Monday, November 21, 2005


1stly, for going 11 days without a post. Actually I've written several excellent posts, but they are stuck in my head or in draft mode and if you ever see them, they surely won't be as excellent as they are right now. 2ndly, for the double post of the Trumbull painting. I was experimenting with Hello and trying to set a profile image, and the filename I used on the first post was too long. Blogger enforces a 68-character URL limit for the profile image. Now back to blogger's block...

Thursday, November 10, 2005

2005 Elections: Local Conservatives Clobbered

In Watertown (Excel Spreadsheet), Republican Steve Aylward finished sixth in a field of six. Aylward finished within the top four spots in three precincts, but placed last in all District A and B precincts, perhaps indicating poor organization in District A and in Precinct 6 of District B, which were not particularly strong for leftist candidates and issues.

In Cambridge, Republican candidate Andre Green finished 14th out of 18 candidates, receiving only 181 (1.1%) out of 16,070 first-place votes in Cambridge's Plan E proportional representation electoral system. Libertarian candidate Bill Hees did only slightly better than Green, receiving 198 first-place votes. Green picked up only 18 additional votes from the first four rounds of reapportionment (that is, Galluccio's surplus voters plus Condit, Hall and LeTremouille's seconds). After Green was eliminated, only 55 of his 199 votes rolled up to Hees, illustrating the sharp divisions between these two wings of what is supposed to be one "conservative movement". Green's seconds were enough to boost Hees from 13th to 12th and give him 278 votes at the end of the seventh round.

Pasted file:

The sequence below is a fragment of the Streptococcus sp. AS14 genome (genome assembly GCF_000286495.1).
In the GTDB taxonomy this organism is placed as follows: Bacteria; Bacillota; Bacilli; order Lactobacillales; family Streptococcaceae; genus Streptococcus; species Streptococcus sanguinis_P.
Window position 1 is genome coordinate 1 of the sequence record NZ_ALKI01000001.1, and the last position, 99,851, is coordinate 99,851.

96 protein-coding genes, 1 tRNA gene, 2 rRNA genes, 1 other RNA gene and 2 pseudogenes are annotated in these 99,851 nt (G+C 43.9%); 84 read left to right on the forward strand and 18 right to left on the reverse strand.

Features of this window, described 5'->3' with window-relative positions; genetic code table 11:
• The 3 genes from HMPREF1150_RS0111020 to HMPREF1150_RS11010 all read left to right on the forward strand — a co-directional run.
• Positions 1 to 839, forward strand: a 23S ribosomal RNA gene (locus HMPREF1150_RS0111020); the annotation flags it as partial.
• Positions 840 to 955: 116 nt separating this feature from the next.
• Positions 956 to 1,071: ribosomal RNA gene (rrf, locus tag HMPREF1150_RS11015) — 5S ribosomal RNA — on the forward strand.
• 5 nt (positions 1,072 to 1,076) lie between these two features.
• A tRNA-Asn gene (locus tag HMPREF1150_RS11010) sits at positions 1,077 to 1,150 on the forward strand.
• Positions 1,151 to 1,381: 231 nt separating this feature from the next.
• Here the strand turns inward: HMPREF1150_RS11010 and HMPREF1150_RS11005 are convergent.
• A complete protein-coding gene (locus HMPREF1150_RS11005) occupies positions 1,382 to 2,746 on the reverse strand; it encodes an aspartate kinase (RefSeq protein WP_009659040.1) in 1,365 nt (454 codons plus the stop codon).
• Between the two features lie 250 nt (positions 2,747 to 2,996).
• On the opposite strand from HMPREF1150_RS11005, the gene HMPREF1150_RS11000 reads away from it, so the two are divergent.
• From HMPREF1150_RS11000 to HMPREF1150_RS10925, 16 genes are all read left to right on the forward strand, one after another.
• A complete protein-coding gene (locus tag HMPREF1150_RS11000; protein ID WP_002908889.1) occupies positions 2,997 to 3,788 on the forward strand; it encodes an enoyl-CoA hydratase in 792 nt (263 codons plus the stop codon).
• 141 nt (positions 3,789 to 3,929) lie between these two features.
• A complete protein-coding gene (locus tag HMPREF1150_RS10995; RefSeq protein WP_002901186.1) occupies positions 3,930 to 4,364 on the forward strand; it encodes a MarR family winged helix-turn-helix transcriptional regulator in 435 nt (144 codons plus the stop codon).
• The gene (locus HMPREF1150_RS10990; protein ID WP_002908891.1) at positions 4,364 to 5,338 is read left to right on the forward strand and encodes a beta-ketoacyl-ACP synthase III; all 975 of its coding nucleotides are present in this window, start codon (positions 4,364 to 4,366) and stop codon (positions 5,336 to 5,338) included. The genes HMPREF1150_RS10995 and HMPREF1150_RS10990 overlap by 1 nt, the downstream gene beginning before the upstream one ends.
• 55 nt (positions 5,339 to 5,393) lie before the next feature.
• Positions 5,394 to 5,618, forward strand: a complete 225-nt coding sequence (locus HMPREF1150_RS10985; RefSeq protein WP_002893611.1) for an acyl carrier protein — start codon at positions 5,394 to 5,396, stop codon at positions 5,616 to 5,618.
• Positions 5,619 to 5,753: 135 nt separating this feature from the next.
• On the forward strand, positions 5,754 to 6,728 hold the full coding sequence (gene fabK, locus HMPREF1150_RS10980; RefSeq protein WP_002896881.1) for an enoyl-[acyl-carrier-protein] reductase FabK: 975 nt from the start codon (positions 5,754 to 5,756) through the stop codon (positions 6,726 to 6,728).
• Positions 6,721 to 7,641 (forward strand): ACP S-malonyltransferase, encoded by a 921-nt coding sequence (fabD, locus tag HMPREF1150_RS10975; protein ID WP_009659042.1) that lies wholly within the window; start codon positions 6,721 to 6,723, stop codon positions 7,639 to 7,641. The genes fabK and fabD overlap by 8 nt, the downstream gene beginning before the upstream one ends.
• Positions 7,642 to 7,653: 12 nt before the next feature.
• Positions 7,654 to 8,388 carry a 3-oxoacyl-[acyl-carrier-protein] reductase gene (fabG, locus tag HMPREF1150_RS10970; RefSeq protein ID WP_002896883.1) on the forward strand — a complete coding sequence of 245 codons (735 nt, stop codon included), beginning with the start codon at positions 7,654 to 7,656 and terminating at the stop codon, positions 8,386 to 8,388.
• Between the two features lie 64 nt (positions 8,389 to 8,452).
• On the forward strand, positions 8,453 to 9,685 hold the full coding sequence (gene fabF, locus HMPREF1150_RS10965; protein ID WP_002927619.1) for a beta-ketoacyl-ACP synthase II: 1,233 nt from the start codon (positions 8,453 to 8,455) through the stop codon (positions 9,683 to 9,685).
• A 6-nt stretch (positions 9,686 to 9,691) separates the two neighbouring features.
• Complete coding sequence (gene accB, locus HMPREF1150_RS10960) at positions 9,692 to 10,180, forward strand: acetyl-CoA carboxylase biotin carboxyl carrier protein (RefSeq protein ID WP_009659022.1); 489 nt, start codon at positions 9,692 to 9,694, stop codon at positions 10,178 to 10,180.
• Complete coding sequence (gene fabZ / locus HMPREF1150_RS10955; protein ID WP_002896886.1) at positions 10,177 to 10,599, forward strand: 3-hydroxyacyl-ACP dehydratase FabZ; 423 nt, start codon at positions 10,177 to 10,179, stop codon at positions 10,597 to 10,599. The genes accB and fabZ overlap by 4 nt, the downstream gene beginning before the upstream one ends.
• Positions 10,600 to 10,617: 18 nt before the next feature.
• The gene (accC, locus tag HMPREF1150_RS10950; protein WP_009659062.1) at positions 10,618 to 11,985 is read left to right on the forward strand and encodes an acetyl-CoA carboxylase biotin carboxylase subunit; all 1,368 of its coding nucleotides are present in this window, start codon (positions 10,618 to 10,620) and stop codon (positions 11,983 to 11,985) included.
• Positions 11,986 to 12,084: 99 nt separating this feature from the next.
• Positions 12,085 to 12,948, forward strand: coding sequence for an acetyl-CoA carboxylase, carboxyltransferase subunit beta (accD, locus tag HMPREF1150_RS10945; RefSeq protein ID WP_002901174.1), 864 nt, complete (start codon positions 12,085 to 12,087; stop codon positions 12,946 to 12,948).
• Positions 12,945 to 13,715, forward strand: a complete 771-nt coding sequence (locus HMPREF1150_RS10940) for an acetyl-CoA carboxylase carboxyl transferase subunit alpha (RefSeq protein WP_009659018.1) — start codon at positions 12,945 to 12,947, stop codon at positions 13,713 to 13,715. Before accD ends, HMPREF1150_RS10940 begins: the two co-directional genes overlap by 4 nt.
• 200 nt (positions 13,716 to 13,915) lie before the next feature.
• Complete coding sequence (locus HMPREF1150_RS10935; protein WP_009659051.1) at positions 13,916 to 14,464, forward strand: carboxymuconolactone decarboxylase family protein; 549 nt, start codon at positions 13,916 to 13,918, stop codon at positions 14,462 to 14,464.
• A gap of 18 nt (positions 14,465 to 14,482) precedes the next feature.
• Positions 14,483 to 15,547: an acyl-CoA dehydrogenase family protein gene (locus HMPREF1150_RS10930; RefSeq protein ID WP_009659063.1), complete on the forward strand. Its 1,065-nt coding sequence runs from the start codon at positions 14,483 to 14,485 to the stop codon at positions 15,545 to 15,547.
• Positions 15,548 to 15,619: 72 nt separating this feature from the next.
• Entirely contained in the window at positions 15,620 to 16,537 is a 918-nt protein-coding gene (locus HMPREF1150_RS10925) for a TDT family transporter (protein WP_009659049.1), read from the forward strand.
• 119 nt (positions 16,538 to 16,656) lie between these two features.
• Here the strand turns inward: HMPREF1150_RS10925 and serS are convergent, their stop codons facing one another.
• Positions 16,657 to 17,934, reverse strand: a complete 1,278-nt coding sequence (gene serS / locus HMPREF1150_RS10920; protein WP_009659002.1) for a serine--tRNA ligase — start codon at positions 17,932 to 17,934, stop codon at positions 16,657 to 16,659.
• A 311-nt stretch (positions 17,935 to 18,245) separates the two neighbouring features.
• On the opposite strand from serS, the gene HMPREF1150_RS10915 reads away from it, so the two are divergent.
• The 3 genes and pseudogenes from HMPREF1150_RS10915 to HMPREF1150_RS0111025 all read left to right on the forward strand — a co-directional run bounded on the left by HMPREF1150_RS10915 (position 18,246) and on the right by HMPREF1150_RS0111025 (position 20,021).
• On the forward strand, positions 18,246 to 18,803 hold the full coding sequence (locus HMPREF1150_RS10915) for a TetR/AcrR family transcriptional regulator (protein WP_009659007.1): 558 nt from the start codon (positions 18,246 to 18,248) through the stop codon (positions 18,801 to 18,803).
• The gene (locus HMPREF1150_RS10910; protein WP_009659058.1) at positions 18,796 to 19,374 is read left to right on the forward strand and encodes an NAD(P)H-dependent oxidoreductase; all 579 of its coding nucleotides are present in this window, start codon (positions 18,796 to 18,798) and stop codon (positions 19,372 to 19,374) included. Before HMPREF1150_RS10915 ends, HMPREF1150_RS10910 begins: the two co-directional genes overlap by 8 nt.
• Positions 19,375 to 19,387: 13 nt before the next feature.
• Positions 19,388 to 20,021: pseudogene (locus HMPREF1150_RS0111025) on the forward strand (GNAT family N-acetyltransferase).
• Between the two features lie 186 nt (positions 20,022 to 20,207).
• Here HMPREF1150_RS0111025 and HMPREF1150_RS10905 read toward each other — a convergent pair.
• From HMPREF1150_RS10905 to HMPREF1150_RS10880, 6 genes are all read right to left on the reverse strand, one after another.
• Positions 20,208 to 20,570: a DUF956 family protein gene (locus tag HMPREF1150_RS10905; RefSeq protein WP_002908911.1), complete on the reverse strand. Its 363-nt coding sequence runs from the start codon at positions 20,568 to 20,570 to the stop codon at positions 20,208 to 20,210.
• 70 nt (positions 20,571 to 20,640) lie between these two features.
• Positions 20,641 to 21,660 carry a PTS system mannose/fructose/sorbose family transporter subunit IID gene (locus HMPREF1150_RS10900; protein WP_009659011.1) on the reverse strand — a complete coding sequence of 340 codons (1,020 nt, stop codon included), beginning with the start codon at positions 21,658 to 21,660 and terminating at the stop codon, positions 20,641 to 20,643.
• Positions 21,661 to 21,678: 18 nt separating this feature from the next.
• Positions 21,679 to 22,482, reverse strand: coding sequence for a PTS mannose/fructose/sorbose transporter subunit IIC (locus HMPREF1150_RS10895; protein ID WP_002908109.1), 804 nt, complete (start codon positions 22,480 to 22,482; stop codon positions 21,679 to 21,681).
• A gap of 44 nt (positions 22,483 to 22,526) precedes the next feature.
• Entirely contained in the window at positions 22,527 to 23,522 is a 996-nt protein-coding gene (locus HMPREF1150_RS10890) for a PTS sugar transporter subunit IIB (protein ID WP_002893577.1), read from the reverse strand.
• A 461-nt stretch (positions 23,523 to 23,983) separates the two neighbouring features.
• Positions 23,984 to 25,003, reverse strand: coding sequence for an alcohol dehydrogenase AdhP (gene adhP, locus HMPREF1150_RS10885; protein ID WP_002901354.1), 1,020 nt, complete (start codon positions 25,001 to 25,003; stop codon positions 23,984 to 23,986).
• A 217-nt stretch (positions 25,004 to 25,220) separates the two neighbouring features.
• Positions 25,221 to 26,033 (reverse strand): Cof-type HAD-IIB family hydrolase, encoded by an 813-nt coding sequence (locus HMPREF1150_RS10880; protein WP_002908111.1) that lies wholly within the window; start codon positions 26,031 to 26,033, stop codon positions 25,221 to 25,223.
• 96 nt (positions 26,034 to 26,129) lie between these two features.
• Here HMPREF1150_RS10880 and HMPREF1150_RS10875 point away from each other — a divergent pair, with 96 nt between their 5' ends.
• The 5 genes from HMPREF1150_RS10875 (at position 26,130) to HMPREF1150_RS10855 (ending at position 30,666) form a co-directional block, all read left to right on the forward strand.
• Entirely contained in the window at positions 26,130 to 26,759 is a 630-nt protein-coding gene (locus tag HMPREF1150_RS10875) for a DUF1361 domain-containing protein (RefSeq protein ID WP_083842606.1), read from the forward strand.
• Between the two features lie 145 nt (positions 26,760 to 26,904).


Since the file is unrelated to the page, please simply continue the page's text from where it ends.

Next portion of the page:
Cambridge's PR system (yet another futile attempt to circumvent Arrow's Impossibility Theorem) makes it difficult for voters to select a balanced slate of councilors. A liberally inclined voter agreeing with The Alewife that Andre Green could "speak the truth to the well-born Democrats, who dominate the city" would have had to have selected Green as her first choice in order for Green to certainly benefit at all from her vote. Strategically, it might make sense for voters to habitually choose the weakest candidates first, in order to maximize their ballot's chances of affecting the outcome, but it is difficult to vote strategically without good polling data.

In Boston, Ed Flynn increased his preliminary round vote totals by over 95%, but remained in 8th and last place and did not win election.

Our former Downeast Counties by a modest margin adopted a radical provision normalizing transsexual behavior. The difference between Tuesday's vote totals and the votes on a similar question five years ago are too great to be attributed to the passage of time. But that is cold comfort to Mainers. The consequences of the new law are mostly unknown. What is known is that in the absence of a similar provision in Massachusetts law, the government here nevertheless encourages some children who suffer from gender identity disorder (or merely have been misdiagnosed) to consider mutilating themselves and other misbehavior. It goes without saying that Massachusetts parents are not notified of this sort of counseling.